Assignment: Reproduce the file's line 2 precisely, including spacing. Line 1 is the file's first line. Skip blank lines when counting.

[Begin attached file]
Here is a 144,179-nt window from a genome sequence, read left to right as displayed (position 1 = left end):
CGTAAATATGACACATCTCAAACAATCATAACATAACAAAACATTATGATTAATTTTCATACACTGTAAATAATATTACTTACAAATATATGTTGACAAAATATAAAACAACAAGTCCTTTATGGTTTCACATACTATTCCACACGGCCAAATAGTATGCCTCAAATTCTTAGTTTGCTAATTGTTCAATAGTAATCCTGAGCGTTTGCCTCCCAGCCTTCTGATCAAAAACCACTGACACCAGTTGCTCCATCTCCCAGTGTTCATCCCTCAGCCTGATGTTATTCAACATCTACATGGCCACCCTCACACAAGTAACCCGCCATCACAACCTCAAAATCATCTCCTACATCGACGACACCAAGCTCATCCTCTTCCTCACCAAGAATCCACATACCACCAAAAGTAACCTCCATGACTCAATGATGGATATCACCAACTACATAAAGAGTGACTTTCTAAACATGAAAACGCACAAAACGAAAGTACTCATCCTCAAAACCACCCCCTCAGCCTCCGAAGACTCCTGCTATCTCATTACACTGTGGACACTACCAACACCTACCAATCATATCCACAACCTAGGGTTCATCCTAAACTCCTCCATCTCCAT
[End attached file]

CGTAAATATGACACATCTCAAACAATCATAACATAACAAAACATTATGATTAATTTTCATACACTGTAAATAATATTACTTACAAATATATGTTGACAAAATATAAAACAACAAGTCCTTTATGGTTTCACATACTATTCCACACGGCCAAATAGTATGCCTCAAATTCTTAGTTTGCTAATTGTTCAATAGTAATCCTGAGCGTTTGCCTCCCAGCCTTCTGATCAAAAACCACTGACACCAGTTGCTCCATCTCCCAGTGTTCATCCCTCAGCCTGATGTTATTCAACATCTACATGGCCACCCTCACACAAGTAACCCGCCATCACAACCTCAAAATCATCTCCTACATCGACGACACCAAGCTCATCCTCTTCCTCACCAAGAATCCACATACCACCAAAAGTAACCTCCATGACTCAATGATGGATATCACCAACTACATAAAGAGTGACTTTCTAAACATGAAAACGCACAAAACGAAAGTACTCATCCTCAAAACCACCCCCTCAGCCTCCGAAGACTCCTGCTATCTCATTACACTGTGGACACTACCAACACCTACCAATCATATCCACAACCTAGGGTTCATCCTAAACTCCTCCATCTCCAT